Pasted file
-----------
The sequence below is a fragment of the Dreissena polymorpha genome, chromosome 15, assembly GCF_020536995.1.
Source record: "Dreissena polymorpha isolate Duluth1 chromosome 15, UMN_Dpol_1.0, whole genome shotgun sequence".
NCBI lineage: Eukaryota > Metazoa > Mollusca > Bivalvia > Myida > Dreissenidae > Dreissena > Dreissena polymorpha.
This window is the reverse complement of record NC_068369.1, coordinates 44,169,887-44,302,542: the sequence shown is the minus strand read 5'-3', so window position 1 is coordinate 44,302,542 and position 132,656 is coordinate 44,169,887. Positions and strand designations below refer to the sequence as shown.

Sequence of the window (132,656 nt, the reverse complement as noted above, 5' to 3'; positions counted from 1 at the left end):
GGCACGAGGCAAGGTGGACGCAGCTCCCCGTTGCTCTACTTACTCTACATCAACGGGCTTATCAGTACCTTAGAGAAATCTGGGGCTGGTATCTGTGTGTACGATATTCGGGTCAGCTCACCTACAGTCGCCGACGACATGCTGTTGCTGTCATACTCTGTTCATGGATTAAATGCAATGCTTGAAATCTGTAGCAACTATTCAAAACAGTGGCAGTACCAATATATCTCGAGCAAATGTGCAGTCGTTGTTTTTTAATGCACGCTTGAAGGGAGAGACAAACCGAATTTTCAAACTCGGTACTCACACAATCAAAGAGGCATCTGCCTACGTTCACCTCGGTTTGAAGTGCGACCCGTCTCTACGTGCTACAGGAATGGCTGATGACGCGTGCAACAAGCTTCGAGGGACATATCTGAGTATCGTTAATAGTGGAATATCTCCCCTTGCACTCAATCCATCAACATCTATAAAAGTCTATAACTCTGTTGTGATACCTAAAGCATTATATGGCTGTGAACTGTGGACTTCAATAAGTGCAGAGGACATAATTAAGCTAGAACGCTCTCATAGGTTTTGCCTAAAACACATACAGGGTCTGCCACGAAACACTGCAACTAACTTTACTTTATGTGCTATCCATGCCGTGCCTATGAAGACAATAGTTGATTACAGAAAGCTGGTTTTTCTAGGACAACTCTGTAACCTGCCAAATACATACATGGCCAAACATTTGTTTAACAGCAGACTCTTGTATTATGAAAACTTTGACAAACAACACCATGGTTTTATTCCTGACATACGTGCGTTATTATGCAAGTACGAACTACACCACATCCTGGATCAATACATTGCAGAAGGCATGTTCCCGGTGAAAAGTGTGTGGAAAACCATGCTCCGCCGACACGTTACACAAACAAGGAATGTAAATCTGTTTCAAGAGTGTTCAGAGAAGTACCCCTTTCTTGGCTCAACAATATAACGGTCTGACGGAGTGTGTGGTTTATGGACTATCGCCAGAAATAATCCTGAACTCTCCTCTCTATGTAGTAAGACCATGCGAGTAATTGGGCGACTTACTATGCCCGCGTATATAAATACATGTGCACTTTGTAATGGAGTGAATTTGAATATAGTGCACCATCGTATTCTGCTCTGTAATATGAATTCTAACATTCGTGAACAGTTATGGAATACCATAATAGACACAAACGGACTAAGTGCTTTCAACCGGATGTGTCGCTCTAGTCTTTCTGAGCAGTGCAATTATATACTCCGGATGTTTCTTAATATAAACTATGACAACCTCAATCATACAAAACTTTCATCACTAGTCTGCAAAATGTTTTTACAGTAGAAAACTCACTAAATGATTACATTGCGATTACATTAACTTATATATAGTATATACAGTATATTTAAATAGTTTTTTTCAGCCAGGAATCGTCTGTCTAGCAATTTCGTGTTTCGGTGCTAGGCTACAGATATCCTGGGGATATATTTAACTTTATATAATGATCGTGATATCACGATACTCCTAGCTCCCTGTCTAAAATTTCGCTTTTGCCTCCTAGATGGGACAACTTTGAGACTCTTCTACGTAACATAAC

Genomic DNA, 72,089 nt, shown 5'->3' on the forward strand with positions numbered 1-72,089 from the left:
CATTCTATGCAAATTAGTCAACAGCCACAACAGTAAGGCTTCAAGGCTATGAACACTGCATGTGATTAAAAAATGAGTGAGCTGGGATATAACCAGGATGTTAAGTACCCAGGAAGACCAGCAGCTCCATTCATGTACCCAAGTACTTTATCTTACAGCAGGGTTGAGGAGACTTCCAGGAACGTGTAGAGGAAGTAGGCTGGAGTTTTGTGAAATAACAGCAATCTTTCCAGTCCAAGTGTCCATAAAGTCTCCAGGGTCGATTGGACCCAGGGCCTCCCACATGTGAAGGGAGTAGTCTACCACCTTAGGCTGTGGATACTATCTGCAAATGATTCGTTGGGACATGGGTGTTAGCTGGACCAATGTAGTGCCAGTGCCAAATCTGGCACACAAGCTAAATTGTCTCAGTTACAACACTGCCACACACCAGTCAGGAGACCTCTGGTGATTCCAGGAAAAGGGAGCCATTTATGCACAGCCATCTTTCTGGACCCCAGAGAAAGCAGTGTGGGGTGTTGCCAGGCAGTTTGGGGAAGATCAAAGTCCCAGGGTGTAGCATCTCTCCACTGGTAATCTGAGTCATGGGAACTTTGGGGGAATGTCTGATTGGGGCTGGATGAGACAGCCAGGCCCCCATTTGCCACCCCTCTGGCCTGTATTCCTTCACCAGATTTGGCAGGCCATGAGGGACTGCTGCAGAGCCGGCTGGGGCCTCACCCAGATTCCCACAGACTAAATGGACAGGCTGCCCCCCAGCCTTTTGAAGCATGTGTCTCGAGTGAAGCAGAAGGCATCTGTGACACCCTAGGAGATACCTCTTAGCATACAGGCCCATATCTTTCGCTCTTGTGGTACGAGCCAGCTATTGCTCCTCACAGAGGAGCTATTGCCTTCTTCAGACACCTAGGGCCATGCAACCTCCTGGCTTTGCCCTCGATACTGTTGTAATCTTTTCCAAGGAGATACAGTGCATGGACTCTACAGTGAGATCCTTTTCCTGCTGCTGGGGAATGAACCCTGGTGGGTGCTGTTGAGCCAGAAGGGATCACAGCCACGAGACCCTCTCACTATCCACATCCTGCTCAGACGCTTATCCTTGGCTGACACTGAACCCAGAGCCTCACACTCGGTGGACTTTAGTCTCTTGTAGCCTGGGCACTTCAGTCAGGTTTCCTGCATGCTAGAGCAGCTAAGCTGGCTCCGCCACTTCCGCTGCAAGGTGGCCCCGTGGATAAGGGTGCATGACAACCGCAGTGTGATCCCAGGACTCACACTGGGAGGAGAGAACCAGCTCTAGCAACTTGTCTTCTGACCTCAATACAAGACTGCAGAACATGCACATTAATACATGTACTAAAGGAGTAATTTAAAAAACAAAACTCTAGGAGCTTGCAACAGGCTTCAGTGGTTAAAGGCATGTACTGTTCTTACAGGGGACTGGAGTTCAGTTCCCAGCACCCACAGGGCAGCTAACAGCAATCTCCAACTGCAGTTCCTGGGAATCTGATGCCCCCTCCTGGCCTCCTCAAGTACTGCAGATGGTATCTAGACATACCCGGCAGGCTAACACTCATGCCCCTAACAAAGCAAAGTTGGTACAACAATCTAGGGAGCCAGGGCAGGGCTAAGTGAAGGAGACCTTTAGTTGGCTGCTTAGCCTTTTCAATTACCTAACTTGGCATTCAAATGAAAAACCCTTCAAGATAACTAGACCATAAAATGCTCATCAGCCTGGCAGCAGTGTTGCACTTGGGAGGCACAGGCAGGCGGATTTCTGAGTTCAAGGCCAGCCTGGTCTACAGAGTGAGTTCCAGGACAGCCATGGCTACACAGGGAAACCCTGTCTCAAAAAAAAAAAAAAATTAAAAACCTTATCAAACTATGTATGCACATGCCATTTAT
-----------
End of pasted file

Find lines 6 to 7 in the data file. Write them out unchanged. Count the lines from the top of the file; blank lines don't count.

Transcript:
GGCACGAGGCAAGGTGGACGCAGCTCCCCGTTGCTCTACTTACTCTACATCAACGGGCTTATCAGTACCTTAGAGAAATCTGGGGCTGGTATCTGTGTGTACGATATTCGGGTCAGCTCACCTACAGTCGCCGACGACATGCTGTTGCTGTCATACTCTGTTCATGGATTAAATGCAATGCTTGAAATCTGTAGCAACTATTCAAAACAGTGGCAGTACCAATATATCTCGAGCAAATGTGCAGTCGTTGTTTTTTAATGCACGCTTGAAGGGAGAGACAAACCGAATTTTCAAACTCGGTACTCACACAATCAAAGAGGCATCTGCCTACGTTCACCTCGGTTTGAAGTGCGACCCGTCTCTACGTGCTACAGGAATGGCTGATGACGCGTGCAACAAGCTTCGAGGGACATATCTGAGTATCGTTAATAGTGGAATATCTCCCCTTGCACTCAATCCATCAACATCTATAAAAGTCTATAACTCTGTTGTGATACCTAAAGCATTATATGGCTGTGAACTGTGGACTTCAATAAGTGCAGAGGACATAATTAAGCTAGAACGCTCTCATAGGTTTTGCCTAAAACACATACAGGGTCTGCCACGAAACACTGCAACTAACTTTACTTTATGTGCTATCCATGCCGTGCCTATGAAGACAATAGTTGATTACAGAAAGCTGGTTTTTCTAGGACAACTCTGTAACCTGCCAAATACATACATGGCCAAACATTTGTTTAACAGCAGACTCTTGTATTATGAAAACTTTGACAAACAACACCATGGTTTTATTCCTGACATACGTGCGTTATTATGCAAGTACGAACTACACCACATCCTGGATCAATACATTGCAGAAGGCATGTTCCCGGTGAAAAGTGTGTGGAAAACCATGCTCCGCCGACACGTTACACAAACAAGGAATGTAAATCTGTTTCAAGAGTGTTCAGAGAAGTACCCCTTTCTTGGCTCAACAATATAACGGTCTGACGGAGTGTGTGGTTTATGGACTATCGCCAGAAATAATCCTGAACTCTCCTCTCTATGTAGTAAGACCATGCGAGTAATTGGGCGACTTACTATGCCCGCGTATATAAATACATGTGCACTTTGTAATGGAGTGAATTTGAATATAGTGCACCATCGTATTCTGCTCTGTAATATGAATTCTAACATTCGTGAACAGTTATGGAATACCATAATAGACACAAACGGACTAAGTGCTTTCAACCGGATGTGTCGCTCTAGTCTTTCTGAGCAGTGCAATTATATACTCCGGATGTTTCTTAATATAAACTATGACAACCTCAATCATACAAAACTTTCATCACTAGTCTGCAAAATGTTTTTACAGTAGAAAACTCACTAAATGATTACATTGCGATTACATTAACTTATATATAGTATATACAGTATATTTAAATAGTTTTTTTCAGCCAGGAATCGTCTGTCTAGCAATTTCGTGTTTCGGTGCTAGGCTACAGATATCCTGGGGATATATTTAACTTTATATAATGATCGTGATATCACGATACTCCTAGCTCCCTGTCTAAAATTTCGCTTTTGCCTCCTAGATGGGACAACTTTGAGACTCTTCTACGTAACATAAC

Genomic DNA, 72,089 nt, shown 5'->3' on the forward strand with positions numbered 1-72,089 from the left: